I have to admit that when I first started playing Reso's Tangram album, out November 5 on Civil Music, my impression was that it might be a bit heavier than what I've been into lately. But unlike many artists involved in producing what some might classify as heavy dubstep, Reso has a knack for balance, and Tangram offsets its initial heavy nature with atmospheric moments and draws from a wide variety of influences. Maybe Reso's out to prove that you can produce heavy bass music without being sorted automatically as "brostep."
The album comes in at full force with "Exoframe" and continues to hit hard for a few tracks, then "Coronium" and "Simple Pleasures" add a mellowed-out, ambient touch. The first few tracks of the album, while done well, may scare you off if you're not interested in more dissonant, gritty sounds, but don't give up too soon – almost everything after "Coronium" softens up a bit and is somewhat reminiscent of artists like Photek. Basically, Tangram has something for everyone. For some, the heavier tracks may hold the most appeal; for others, the more ambient moments may be what captures your attention. And for others yet, the whole album and its narrative might be what interests you.
First off, I always wanted to make an album that felt like an album and not a collection of singles. I tried my best to squeeze in everything I like musically but within a modern bass music/dubstep aesthetic. There's certain things I didn't manage to get on just because I didn't want it to be more than an hour long. I also tried to arrange the album like a film, with three acts or distinct parts. The first quite heavy and impactful, the second more relaxed and experimental and the third more exciting again. It's a cliché to say I wanted to take the listener on a journey but in this case it's true. I reckon it makes more sense listened to as a whole. I intended it to be quite challenging as well, as that's the kind of music I like.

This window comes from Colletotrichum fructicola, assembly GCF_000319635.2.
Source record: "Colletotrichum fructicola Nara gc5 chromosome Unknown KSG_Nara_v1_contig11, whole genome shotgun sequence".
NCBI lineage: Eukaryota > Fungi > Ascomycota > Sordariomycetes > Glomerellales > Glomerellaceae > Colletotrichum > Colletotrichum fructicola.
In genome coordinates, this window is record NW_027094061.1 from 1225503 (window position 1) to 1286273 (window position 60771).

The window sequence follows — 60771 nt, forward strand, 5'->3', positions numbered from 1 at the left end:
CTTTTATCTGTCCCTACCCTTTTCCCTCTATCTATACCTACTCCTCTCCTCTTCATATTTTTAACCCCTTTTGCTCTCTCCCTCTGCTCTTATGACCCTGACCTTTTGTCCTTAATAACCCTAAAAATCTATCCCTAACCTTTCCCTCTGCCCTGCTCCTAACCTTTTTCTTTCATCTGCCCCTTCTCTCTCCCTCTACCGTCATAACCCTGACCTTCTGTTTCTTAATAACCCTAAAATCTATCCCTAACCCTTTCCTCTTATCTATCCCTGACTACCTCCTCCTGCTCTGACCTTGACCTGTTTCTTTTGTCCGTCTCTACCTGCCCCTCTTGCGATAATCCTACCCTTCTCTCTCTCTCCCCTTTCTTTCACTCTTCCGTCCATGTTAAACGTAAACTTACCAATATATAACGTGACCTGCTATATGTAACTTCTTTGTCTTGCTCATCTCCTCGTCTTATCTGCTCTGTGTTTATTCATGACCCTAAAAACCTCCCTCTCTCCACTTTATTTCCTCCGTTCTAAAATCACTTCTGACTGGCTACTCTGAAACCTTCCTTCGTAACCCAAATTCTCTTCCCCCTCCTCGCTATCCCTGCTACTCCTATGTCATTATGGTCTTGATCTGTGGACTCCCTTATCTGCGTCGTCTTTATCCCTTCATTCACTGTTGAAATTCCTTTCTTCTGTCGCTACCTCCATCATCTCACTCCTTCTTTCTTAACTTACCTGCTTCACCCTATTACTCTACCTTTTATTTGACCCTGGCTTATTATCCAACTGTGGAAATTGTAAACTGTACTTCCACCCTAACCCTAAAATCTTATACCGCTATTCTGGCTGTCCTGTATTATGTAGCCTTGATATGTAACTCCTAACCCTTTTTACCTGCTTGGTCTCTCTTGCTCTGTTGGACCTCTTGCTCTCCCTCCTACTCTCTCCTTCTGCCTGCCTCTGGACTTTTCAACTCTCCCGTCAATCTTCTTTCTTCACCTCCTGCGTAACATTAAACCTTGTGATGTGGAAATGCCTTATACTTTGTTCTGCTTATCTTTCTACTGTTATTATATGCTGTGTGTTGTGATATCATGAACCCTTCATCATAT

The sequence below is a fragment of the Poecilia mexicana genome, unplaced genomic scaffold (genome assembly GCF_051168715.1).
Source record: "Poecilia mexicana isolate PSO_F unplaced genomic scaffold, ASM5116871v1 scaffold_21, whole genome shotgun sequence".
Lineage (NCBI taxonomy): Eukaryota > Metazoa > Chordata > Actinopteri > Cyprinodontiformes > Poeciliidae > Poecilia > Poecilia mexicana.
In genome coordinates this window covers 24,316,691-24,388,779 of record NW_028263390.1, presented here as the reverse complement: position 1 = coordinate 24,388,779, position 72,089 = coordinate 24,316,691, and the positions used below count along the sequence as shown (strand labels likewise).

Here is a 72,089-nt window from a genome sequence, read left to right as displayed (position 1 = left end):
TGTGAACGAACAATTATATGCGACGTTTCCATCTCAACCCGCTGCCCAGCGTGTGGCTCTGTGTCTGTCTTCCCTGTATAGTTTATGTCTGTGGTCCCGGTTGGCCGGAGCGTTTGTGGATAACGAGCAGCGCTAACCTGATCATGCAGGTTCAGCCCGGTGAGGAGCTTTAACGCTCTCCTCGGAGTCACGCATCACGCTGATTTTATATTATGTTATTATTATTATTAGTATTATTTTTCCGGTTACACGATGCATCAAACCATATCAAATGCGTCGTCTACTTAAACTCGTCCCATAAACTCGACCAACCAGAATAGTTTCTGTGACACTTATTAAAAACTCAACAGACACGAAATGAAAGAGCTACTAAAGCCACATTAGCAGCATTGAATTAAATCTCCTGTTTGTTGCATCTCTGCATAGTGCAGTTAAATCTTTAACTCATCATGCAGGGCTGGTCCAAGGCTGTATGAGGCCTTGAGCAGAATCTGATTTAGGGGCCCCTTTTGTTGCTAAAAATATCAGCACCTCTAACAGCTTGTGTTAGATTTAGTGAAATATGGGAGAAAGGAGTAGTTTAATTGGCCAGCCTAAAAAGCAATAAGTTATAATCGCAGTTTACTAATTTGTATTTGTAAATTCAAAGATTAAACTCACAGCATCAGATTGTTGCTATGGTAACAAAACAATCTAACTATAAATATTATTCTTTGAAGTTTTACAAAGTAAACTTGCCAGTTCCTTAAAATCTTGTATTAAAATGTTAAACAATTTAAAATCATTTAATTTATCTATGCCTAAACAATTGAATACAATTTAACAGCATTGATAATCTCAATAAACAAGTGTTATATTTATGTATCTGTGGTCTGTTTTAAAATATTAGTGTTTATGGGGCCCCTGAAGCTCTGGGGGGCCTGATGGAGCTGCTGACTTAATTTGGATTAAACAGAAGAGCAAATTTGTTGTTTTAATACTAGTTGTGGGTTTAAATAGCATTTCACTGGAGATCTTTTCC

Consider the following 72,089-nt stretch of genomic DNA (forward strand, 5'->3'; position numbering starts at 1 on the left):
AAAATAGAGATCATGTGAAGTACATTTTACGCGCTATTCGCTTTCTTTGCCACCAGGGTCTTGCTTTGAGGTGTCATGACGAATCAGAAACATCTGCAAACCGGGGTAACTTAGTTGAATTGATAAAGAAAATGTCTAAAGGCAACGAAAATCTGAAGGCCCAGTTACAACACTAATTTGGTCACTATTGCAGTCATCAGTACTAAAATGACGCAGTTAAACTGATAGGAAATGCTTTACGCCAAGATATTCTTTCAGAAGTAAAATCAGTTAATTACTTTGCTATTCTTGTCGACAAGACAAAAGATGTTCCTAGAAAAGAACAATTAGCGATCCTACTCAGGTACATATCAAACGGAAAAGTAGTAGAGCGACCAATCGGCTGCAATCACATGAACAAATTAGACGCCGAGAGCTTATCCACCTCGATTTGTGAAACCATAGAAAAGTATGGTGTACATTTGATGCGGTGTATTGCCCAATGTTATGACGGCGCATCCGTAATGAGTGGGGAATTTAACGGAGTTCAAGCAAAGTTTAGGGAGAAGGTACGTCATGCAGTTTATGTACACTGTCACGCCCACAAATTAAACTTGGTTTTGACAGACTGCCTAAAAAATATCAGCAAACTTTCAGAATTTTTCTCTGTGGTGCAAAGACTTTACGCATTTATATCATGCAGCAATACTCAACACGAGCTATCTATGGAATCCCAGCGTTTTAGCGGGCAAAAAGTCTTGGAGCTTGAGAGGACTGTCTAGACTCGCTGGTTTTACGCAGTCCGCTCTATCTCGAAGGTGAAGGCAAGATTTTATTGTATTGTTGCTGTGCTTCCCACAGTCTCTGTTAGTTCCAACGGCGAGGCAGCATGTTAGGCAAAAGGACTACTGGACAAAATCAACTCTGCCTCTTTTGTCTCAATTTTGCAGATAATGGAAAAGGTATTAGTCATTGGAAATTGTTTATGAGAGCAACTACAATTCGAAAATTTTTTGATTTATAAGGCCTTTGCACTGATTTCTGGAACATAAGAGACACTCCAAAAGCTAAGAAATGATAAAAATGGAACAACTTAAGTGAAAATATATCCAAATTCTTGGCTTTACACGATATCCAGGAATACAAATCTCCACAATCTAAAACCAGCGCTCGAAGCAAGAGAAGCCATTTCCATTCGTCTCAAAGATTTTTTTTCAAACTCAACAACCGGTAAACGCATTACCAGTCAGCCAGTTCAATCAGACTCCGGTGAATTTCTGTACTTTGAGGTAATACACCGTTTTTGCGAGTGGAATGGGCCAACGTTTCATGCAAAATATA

This track is basically a statement of intent, it incorporates many of the elements that make up the album. The intro section draws a lot from animé and sci-fi soundtracks. I put loads of "Easter egg" samples in there for people to discover, many from my favourite games and shows.
The main section is basically synthesized metal. I spent a quite some time getting the filtered reese bassline to mimic djent-style palm-muted guitars. Essentially I wanted it to sound like epic battle music.
I didn't want to let up the pace and dark, neurofunk-inspired dubstep is something I’m still keen on. Mainly I wanted something that had a solid groove but not much melody, something to make your face screw up. This is one of the more straightforward tunes in terms of arrangement, kinda simple but super gnarly.
This is funk gone wrong in a very dark way but with an uplifting ending. It's the first proper drum workout so far, they are definitely the main focus. It took a long time pitching and processing all the snares and percussion in the second half.
I really like the outro of this as it's the first time the intensity lets up, like coming up for breath.
This is the antithesis to what’s come before. Nothing but a wash of lush textures. I purposefully steered away from putting a memorable melody, it's more just enjoyment of sound as a function for me, kind of an audio palate cleanser.